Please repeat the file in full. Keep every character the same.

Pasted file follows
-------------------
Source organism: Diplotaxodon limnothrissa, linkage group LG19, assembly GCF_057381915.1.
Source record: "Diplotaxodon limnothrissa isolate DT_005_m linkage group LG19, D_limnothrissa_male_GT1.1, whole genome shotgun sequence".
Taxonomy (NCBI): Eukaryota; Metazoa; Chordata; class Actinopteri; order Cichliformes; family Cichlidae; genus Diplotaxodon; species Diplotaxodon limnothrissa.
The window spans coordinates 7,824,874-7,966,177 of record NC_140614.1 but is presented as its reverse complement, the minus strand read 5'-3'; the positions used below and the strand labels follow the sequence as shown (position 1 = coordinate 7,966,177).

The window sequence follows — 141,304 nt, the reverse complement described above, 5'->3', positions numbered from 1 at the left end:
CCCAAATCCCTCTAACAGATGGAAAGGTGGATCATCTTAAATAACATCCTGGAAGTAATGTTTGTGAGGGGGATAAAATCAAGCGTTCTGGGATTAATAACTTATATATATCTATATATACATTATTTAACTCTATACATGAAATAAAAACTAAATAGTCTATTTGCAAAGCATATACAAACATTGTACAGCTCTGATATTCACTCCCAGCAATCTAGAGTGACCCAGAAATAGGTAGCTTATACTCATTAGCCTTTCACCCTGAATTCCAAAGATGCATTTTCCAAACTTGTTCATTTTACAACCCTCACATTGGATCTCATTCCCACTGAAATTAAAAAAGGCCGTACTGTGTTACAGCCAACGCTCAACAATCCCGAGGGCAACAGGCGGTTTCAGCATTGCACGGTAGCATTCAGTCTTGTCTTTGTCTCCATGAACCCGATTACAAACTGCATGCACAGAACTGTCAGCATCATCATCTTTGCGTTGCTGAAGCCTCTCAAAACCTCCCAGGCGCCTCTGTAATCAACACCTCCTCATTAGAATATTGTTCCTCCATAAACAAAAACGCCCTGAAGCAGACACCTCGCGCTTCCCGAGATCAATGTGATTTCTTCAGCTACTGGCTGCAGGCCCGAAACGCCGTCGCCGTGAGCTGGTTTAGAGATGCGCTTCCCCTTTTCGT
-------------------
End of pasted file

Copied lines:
Source organism: Diplotaxodon limnothrissa, linkage group LG19, assembly GCF_057381915.1.
Source record: "Diplotaxodon limnothrissa isolate DT_005_m linkage group LG19, D_limnothrissa_male_GT1.1, whole genome shotgun sequence".
Taxonomy (NCBI): Eukaryota; Metazoa; Chordata; class Actinopteri; order Cichliformes; family Cichlidae; genus Diplotaxodon; species Diplotaxodon limnothrissa.
The window spans coordinates 7,824,874-7,966,177 of record NC_140614.1 but is presented as its reverse complement, the minus strand read 5'-3'; the positions used below and the strand labels follow the sequence as shown (position 1 = coordinate 7,966,177).

The window sequence follows — 141,304 nt, the reverse complement described above, 5'->3', positions numbered from 1 at the left end:
CCCAAATCCCTCTAACAGATGGAAAGGTGGATCATCTTAAATAACATCCTGGAAGTAATGTTTGTGAGGGGGATAAAATCAAGCGTTCTGGGATTAATAACTTATATATATCTATATATACATTATTTAACTCTATACATGAAATAAAAACTAAATAGTCTATTTGCAAAGCATATACAAACATTGTACAGCTCTGATATTCACTCCCAGCAATCTAGAGTGACCCAGAAATAGGTAGCTTATACTCATTAGCCTTTCACCCTGAATTCCAAAGATGCATTTTCCAAACTTGTTCATTTTACAACCCTCACATTGGATCTCATTCCCACTGAAATTAAAAAAGGCCGTACTGTGTTACAGCCAACGCTCAACAATCCCGAGGGCAACAGGCGGTTTCAGCATTGCACGGTAGCATTCAGTCTTGTCTTTGTCTCCATGAACCCGATTACAAACTGCATGCACAGAACTGTCAGCATCATCATCTTTGCGTTGCTGAAGCCTCTCAAAACCTCCCAGGCGCCTCTGTAATCAACACCTCCTCATTAGAATATTGTTCCTCCATAAACAAAAACGCCCTGAAGCAGACACCTCGCGCTTCCCGAGATCAATGTGATTTCTTCAGCTACTGGCTGCAGGCCCGAAACGCCGTCGCCGTGAGCTGGTTTAGAGATGCGCTTCCCCTTTTCGT